Charles Dickens: The Mystery of Edwin Drood


Mr. Datchery became so ecstatic over Mr. Sapsea's composition, that, in spite of his intention to end his days in Cloisterham, and therefore his probably having in reserve many opportunities of copying it, he would have transcribed it into his pocket-book on the spot, but for the slouching towards them of its material producer and perpetuator, Durdles, whom Mr. Sapsea hailed, not sorry to show him a bright example of behaviour to superiors.

'Ah, Durdles! This is the mason, sir; one of our Cloisterham worthies; everybody here knows Durdles. Mr. Datchery, Durdles a gentleman who is going to settle here.'

'I wouldn't do it if I was him,' growled Durdles. 'We're a heavy lot.'

'You surely don't speak for yourself, Mr. Durdles,' returned Mr. Datchery, 'any more than for His Honour.'

'Who's His Honour?' demanded Durdles.

'His Honour the Mayor.'

'I never was brought afore him,' said Durdles, with anything but the look of a loyal subject of the mayoralty, 'and it'll be time enough for me to Honour him when I am. Until which, and when, and where,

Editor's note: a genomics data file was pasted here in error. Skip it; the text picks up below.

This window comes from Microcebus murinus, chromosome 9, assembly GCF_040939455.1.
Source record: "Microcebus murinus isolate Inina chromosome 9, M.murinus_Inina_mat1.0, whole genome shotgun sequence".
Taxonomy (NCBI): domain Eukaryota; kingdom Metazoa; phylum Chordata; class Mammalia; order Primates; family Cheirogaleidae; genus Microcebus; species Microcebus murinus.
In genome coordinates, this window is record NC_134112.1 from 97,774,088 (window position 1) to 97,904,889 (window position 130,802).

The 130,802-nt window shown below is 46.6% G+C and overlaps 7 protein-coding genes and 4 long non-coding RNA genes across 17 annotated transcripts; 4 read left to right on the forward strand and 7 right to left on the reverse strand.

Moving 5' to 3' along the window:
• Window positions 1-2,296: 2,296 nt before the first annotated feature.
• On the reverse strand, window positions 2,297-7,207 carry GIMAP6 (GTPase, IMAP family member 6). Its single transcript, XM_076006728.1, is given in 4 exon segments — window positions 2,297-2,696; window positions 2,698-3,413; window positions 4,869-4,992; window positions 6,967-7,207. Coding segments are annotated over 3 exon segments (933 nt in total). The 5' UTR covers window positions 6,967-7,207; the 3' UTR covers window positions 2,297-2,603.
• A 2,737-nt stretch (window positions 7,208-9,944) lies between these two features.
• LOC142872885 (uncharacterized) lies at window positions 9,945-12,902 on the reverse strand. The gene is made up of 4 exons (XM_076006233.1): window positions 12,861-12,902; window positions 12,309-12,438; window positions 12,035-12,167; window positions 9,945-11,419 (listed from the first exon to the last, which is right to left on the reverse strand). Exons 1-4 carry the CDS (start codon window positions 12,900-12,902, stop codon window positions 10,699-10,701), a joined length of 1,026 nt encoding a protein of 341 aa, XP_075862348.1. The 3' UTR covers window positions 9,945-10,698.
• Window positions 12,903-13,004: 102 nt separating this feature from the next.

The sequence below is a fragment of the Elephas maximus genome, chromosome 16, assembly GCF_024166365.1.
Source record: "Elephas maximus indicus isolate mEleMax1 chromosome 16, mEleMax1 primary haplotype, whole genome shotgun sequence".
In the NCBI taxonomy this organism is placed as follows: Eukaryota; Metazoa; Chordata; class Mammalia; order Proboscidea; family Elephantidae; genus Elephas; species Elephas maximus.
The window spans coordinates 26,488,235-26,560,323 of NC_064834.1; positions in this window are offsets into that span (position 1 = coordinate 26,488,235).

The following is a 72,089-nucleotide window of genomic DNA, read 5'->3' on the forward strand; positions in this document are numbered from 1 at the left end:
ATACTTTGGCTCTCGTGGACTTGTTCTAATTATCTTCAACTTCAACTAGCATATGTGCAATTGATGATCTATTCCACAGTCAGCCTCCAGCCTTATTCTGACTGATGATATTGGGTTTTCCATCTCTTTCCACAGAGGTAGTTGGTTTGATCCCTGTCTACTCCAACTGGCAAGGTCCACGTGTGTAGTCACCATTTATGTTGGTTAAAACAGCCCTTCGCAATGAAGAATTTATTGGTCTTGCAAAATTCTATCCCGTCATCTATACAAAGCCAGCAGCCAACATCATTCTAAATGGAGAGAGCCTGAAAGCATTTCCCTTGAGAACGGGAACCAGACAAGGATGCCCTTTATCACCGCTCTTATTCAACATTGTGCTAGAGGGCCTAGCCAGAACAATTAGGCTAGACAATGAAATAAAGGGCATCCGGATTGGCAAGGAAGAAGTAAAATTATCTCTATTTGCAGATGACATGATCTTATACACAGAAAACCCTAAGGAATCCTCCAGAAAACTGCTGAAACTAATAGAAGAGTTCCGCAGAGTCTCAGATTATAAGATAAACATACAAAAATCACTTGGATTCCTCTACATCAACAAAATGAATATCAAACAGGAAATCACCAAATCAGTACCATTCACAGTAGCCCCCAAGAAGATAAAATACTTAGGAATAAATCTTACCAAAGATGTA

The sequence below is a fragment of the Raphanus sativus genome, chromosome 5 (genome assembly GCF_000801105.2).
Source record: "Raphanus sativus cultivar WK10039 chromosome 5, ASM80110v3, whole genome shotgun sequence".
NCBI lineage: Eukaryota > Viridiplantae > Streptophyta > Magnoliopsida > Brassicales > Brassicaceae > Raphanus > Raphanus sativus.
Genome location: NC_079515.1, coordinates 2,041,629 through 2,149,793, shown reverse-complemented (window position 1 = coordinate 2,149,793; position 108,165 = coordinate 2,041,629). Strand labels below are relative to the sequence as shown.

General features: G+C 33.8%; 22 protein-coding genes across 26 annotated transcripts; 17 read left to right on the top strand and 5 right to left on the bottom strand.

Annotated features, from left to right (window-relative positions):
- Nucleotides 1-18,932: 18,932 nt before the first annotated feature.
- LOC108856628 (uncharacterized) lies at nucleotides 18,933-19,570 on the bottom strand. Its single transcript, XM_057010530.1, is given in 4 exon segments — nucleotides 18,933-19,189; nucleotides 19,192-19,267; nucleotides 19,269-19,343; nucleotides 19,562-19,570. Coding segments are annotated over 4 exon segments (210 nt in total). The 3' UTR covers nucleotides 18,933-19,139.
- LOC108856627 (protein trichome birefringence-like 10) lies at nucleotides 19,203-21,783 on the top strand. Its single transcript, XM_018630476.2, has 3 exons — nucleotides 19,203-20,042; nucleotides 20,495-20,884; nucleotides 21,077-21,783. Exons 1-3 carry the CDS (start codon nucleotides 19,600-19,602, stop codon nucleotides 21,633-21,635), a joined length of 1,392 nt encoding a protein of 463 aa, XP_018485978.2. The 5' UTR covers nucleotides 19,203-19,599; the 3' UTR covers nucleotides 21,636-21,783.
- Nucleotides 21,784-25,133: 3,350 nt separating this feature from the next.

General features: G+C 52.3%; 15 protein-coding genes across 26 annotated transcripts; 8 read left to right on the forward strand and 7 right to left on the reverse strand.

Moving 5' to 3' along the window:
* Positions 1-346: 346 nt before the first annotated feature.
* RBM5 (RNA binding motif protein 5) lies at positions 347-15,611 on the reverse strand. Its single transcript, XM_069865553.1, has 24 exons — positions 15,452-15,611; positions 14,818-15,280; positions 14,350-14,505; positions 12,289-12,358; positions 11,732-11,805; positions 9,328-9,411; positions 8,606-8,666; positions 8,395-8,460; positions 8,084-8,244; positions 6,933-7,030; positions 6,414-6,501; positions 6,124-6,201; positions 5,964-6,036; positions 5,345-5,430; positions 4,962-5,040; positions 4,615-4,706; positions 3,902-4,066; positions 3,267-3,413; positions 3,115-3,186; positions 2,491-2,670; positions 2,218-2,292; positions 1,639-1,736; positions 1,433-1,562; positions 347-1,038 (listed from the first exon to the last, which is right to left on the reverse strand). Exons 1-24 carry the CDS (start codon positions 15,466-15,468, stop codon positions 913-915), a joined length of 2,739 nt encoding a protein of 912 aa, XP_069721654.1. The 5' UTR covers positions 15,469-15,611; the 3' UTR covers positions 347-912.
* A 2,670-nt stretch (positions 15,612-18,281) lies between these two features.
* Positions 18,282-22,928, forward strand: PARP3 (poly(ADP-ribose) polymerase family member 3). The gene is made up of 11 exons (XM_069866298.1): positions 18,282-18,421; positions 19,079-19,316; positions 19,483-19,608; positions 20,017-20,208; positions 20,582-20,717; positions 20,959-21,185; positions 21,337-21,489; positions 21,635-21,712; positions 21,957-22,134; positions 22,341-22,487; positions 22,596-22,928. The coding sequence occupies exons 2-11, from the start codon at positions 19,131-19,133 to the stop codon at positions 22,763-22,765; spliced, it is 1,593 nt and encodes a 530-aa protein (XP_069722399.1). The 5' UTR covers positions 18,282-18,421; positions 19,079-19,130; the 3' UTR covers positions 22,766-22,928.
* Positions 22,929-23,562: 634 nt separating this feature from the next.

"Mister Sapsea is his name,
England is his nation,
Cloisterham's his dwelling-place,
Aukshneer's his occupation."'

Here, Deputy (preceded by a flying oyster-shell) appeared upon the scene, and requested to have the sum of threepence instantly 'chucked' to him by Mr. Durdles, whom he had been vainly seeking up and down, as lawful wages overdue. While that gentleman, with his bundle under his arm, slowly found and counted out the money, Mr. Sapsea informed the new settler of Durdles's habits, pursuits, abode, and reputation. 'I suppose a curious stranger might come to see you, and your works, Mr. Durdles, at any odd time?' said Mr. Datchery upon that.

'Any gentleman is welcome to come and see me any evening if he brings liquor for two with him,' returned Durdles, with a penny between his teeth and certain halfpence in his hands; 'or if he likes to make it twice two, he'll be doubly welcome.'

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